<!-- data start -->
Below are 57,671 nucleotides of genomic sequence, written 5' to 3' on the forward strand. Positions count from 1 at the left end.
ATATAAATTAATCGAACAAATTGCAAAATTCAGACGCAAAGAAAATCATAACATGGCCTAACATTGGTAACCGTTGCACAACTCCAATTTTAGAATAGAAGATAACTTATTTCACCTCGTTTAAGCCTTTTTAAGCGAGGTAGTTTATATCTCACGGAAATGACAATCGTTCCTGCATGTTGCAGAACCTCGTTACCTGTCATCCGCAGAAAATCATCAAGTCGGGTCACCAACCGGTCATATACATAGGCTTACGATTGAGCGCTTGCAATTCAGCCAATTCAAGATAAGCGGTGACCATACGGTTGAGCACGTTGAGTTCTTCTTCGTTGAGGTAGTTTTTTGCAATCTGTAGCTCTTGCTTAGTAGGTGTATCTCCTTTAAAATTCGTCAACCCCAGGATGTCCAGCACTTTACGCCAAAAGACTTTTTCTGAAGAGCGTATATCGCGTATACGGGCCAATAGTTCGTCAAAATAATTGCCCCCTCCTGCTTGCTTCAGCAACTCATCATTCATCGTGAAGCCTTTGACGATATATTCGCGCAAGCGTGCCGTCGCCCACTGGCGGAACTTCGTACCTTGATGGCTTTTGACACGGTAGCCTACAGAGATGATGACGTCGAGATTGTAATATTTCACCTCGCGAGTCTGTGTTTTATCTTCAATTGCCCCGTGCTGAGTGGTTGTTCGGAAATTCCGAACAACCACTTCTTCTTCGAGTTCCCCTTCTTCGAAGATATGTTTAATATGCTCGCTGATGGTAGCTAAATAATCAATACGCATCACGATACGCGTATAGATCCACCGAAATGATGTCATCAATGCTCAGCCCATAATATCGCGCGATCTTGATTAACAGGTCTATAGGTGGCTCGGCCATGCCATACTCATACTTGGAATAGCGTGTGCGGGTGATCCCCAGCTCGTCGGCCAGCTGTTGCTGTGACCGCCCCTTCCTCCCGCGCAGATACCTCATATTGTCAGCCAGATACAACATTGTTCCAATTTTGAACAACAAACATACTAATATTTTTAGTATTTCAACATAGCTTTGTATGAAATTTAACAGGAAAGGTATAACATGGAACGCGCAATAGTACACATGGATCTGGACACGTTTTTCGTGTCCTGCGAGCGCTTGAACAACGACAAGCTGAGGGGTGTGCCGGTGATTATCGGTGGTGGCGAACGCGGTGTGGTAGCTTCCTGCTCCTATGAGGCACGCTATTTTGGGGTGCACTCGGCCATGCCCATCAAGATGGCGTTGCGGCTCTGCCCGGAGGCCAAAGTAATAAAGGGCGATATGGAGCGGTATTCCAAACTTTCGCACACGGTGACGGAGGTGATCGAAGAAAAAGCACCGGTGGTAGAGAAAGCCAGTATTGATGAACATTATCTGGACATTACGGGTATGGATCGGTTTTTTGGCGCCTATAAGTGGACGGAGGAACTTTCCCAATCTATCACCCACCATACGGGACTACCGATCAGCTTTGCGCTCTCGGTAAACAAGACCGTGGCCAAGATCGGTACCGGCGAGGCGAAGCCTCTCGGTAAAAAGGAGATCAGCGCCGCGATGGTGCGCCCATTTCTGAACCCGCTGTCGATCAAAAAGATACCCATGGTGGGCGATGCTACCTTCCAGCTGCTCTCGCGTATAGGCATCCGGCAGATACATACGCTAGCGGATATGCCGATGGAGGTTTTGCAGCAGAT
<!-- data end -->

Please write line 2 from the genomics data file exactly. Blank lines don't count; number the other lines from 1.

ATATAAATTAATCGAACAAATTGCAAAATTCAGACGCAAAGAAAATCATAACATGGCCTAACATTGGTAACCGTTGCACAACTCCAATTTTAGAATAGAAGATAACTTATTTCACCTCGTTTAAGCCTTTTTAAGCGAGGTAGTTTATATCTCACGGAAATGACAATCGTTCCTGCATGTTGCAGAACCTCGTTACCTGTCATCCGCAGAAAATCATCAAGTCGGGTCACCAACCGGTCATATACATAGGCTTACGATTGAGCGCTTGCAATTCAGCCAATTCAAGATAAGCGGTGACCATACGGTTGAGCACGTTGAGTTCTTCTTCGTTGAGGTAGTTTTTTGCAATCTGTAGCTCTTGCTTAGTAGGTGTATCTCCTTTAAAATTCGTCAACCCCAGGATGTCCAGCACTTTACGCCAAAAGACTTTTTCTGAAGAGCGTATATCGCGTATACGGGCCAATAGTTCGTCAAAATAATTGCCCCCTCCTGCTTGCTTCAGCAACTCATCATTCATCGTGAAGCCTTTGACGATATATTCGCGCAAGCGTGCCGTCGCCCACTGGCGGAACTTCGTACCTTGATGGCTTTTGACACGGTAGCCTACAGAGATGATGACGTCGAGATTGTAATATTTCACCTCGCGAGTCTGTGTTTTATCTTCAATTGCCCCGTGCTGAGTGGTTGTTCGGAAATTCCGAACAACCACTTCTTCTTCGAGTTCCCCTTCTTCGAAGATATGTTTAATATGCTCGCTGATGGTAGCTAAATAATCAATACGCATCACGATACGCGTATAGATCCACCGAAATGATGTCATCAATGCTCAGCCCATAATATCGCGCGATCTTGATTAACAGGTCTATAGGTGGCTCGGCCATGCCATACTCATACTTGGAATAGCGTGTGCGGGTGATCCCCAGCTCGTCGGCCAGCTGTTGCTGTGACCGCCCCTTCCTCCCGCGCAGATACCTCATATTGTCAGCCAGATACAACATTGTTCCAATTTTGAACAACAAACATACTAATATTTTTAGTATTTCAACATAGCTTTGTATGAAATTTAACAGGAAAGGTATAACATGGAACGCGCAATAGTACACATGGATCTGGACACGTTTTTCGTGTCCTGCGAGCGCTTGAACAACGACAAGCTGAGGGGTGTGCCGGTGATTATCGGTGGTGGCGAACGCGGTGTGGTAGCTTCCTGCTCCTATGAGGCACGCTATTTTGGGGTGCACTCGGCCATGCCCATCAAGATGGCGTTGCGGCTCTGCCCGGAGGCCAAAGTAATAAAGGGCGATATGGAGCGGTATTCCAAACTTTCGCACACGGTGACGGAGGTGATCGAAGAAAAAGCACCGGTGGTAGAGAAAGCCAGTATTGATGAACATTATCTGGACATTACGGGTATGGATCGGTTTTTTGGCGCCTATAAGTGGACGGAGGAACTTTCCCAATCTATCACCCACCATACGGGACTACCGATCAGCTTTGCGCTCTCGGTAAACAAGACCGTGGCCAAGATCGGTACCGGCGAGGCGAAGCCTCTCGGTAAAAAGGAGATCAGCGCCGCGATGGTGCGCCCATTTCTGAACCCGCTGTCGATCAAAAAGATACCCATGGTGGGCGATGCTACCTTCCAGCTGCTCTCGCGTATAGGCATCCGGCAGATACATACGCTAGCGGATATGCCGATGGAGGTTTTGCAGCAGAT